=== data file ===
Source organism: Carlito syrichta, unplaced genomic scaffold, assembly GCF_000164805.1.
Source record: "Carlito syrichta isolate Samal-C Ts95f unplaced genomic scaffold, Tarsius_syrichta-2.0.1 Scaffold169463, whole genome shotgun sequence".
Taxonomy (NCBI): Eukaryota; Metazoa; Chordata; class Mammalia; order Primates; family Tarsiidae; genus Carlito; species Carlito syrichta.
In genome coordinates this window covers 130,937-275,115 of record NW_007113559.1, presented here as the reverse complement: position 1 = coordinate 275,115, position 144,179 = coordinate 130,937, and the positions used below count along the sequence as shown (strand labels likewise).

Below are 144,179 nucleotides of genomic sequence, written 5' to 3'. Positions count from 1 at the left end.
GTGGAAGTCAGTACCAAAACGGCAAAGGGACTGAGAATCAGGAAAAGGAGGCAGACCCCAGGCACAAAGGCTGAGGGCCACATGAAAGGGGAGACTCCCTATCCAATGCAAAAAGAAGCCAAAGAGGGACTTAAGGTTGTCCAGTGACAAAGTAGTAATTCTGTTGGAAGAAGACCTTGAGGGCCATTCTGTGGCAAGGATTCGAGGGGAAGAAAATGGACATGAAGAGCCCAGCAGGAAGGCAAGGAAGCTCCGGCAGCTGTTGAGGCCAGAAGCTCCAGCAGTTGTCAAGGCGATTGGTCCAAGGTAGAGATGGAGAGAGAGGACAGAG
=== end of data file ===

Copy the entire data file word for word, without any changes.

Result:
Source organism: Carlito syrichta, unplaced genomic scaffold, assembly GCF_000164805.1.
Source record: "Carlito syrichta isolate Samal-C Ts95f unplaced genomic scaffold, Tarsius_syrichta-2.0.1 Scaffold169463, whole genome shotgun sequence".
Taxonomy (NCBI): Eukaryota; Metazoa; Chordata; class Mammalia; order Primates; family Tarsiidae; genus Carlito; species Carlito syrichta.
In genome coordinates this window covers 130,937-275,115 of record NW_007113559.1, presented here as the reverse complement: position 1 = coordinate 275,115, position 144,179 = coordinate 130,937, and the positions used below count along the sequence as shown (strand labels likewise).

Below are 144,179 nucleotides of genomic sequence, written 5' to 3'. Positions count from 1 at the left end.
GTGGAAGTCAGTACCAAAACGGCAAAGGGACTGAGAATCAGGAAAAGGAGGCAGACCCCAGGCACAAAGGCTGAGGGCCACATGAAAGGGGAGACTCCCTATCCAATGCAAAAAGAAGCCAAAGAGGGACTTAAGGTTGTCCAGTGACAAAGTAGTAATTCTGTTGGAAGAAGACCTTGAGGGCCATTCTGTGGCAAGGATTCGAGGGGAAGAAAATGGACATGAAGAGCCCAGCAGGAAGGCAAGGAAGCTCCGGCAGCTGTTGAGGCCAGAAGCTCCAGCAGTTGTCAAGGCGATTGGTCCAAGGTAGAGATGGAGAGAGAGGACAGAG